Usefulness of waist circumference for the identification of childhood hypertension

J Hypertens. 2008 Aug;26(8):1563-1570 Genovesi S, Antolini L, Giussani M, Pieruzzi F, Galbiati S, Valsecchi MG, Brambilla P, Stella A. aDepartment of Clinical and Preventive Medicine, Italy bDivision of Nephrology, San Gerardo Hospital, Italy cCenter of Biostatistics for Clinical Epidemiology, Department of Clinical and Preventive Medicine, University of Milano-Bicocca, Monza, Italy dItalian Federation of Pediatricians (FIMP), Italy eInternational Center for the Assessment of Nutritional Status (ICANS), University of Milan, Milan, Italy.

OBJECTIVE: To investigate the ability of BMI and waist circumference, single and combined, in identifying children who are at risk of hypertension and in influencing absolute blood pressure values.

METHODS: The body weight, height, waist circumference and blood pressure of 4177 5-11-year-old school children [2005 (48%) girls] were collected. Elevated blood pressure was defined if either systolic or diastolic blood pressure values or both were more than the 95th percentile according to sex, age and height (US normative blood pressure tables). Overweight and obese children were defined according to International Obesity Task Force BMI cut-offs.

RESULTS: The prevalence of hypertension was 4.1% and increased together with weight class: 1.4% (n = 42/3076) in normal weight, 7.1% (n = 59/827) in overweight and 25% (n = 69/274) in obese (P < 0.001). Only BMI and waist circumference showed a remarkable ability to discriminate hypertensive children (areas under receiver operating characteristic curves, 0.84 and 0.76, respectively). The multivariate analysis showed that z-scores for both BMI and waist circumference were significantly related to the risk of hypertension with odds ratios of 3.59 (95% confidence interval, 2.55, 5.06) and 1.20 (95% confidence interval, 1.04, 1.39), respectively, after adjusting for sex and age. When the weight class was included in the multivariate analysis, waist circumference retained its ability to identify hypertensive children only in the obese class (odds ratio, 1.44; 95% confidence interval, 1.21, 1.72; P < 0.01). When considering blood pressure as a continuous variable, both weight class and waist circumference showed a significant effect on systolic and diastolic blood pressure absolute values (P < 0.01). The effect of waist circumference on blood pressure values was maintained even when corrected for BMI.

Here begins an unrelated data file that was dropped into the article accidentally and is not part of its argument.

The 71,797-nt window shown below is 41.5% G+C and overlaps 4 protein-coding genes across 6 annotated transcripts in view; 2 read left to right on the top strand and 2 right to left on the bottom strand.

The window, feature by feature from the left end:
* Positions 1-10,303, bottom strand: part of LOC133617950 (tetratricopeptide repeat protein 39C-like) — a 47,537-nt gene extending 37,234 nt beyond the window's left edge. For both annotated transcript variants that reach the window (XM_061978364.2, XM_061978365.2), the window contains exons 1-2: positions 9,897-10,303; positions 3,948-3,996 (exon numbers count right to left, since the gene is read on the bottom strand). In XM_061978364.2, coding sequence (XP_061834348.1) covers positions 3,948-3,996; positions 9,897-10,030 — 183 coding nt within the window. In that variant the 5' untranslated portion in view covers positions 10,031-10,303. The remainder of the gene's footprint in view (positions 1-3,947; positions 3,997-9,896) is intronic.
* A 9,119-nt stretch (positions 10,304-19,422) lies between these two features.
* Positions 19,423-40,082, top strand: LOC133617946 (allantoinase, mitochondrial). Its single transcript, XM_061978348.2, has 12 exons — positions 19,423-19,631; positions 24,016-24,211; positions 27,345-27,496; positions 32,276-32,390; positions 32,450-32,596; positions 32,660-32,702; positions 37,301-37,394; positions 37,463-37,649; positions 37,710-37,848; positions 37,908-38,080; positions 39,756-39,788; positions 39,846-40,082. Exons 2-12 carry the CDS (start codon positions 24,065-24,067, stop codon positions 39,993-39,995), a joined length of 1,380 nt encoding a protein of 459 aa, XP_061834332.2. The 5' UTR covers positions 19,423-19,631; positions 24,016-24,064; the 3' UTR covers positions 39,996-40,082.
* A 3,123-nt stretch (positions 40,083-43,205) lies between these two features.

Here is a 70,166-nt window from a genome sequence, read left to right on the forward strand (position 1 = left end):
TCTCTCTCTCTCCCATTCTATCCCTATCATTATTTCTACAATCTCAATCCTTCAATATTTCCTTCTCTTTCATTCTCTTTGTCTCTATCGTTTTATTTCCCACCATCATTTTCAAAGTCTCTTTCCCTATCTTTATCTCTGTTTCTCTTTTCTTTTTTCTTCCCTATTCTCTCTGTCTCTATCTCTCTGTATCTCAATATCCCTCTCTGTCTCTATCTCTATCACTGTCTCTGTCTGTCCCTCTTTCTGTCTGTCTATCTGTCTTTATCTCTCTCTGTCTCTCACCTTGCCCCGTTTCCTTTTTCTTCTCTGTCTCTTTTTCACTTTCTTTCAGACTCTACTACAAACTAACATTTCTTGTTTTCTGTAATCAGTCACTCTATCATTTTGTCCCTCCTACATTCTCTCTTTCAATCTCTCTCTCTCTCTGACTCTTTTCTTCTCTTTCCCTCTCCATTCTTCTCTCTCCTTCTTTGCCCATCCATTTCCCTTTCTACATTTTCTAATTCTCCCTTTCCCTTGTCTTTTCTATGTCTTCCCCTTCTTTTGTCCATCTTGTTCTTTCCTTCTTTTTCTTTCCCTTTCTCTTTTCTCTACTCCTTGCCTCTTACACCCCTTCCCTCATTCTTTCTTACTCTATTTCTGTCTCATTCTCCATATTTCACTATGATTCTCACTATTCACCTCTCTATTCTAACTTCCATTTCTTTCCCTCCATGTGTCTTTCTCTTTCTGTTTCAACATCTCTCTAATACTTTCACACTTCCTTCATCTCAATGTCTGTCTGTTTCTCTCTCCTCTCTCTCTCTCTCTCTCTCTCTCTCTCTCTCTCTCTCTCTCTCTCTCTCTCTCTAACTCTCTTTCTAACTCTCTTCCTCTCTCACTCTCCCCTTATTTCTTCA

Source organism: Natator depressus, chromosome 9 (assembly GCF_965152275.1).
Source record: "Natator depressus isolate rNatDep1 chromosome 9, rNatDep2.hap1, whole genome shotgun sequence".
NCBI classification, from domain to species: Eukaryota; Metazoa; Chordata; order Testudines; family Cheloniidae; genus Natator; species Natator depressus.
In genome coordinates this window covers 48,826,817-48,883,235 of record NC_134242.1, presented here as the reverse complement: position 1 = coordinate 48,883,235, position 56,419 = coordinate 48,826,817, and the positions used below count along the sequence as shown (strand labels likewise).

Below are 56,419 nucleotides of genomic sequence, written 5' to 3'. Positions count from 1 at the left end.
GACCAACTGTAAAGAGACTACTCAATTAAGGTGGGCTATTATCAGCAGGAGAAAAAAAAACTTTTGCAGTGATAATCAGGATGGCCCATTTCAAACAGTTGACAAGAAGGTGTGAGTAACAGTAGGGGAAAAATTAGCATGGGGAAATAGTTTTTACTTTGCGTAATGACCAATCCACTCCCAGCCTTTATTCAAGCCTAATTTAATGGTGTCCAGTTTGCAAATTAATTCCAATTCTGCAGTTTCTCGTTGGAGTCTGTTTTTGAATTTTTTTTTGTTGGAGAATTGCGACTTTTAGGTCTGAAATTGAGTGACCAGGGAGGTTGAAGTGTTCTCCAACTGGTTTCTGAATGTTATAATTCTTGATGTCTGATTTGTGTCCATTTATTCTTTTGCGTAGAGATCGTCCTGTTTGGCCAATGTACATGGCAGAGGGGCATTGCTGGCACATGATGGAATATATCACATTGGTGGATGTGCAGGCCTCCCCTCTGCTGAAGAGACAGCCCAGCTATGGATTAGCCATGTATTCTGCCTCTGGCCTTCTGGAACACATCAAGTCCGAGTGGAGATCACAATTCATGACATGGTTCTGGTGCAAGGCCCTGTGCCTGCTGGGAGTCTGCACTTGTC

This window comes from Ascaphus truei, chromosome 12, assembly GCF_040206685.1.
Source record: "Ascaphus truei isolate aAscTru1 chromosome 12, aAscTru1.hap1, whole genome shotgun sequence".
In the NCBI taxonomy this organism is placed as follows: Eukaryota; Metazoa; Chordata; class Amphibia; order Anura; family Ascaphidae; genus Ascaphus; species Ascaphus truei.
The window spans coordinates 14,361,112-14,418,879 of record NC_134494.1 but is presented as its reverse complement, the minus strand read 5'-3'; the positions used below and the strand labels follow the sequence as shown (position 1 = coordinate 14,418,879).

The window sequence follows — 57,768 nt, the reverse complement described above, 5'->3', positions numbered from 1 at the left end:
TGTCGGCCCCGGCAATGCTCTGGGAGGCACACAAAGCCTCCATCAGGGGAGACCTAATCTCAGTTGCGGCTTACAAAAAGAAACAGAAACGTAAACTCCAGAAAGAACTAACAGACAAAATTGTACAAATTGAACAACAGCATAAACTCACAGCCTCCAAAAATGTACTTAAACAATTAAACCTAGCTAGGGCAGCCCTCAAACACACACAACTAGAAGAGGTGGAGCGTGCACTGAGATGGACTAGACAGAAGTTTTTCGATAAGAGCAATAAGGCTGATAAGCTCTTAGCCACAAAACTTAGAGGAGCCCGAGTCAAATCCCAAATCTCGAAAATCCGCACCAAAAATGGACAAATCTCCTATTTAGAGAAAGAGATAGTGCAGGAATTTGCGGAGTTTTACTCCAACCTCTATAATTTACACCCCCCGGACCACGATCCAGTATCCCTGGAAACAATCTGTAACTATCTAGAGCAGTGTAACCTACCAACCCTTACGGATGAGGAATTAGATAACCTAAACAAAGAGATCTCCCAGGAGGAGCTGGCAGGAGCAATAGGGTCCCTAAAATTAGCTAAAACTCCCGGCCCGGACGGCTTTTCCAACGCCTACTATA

CONCLUSION: High blood pressure is strongly associated with excess weight. Waist circumference improves the ability of BMI to identify hypertension in obese children. Waist circumference is related to absolute blood pressure values in all weight classes.




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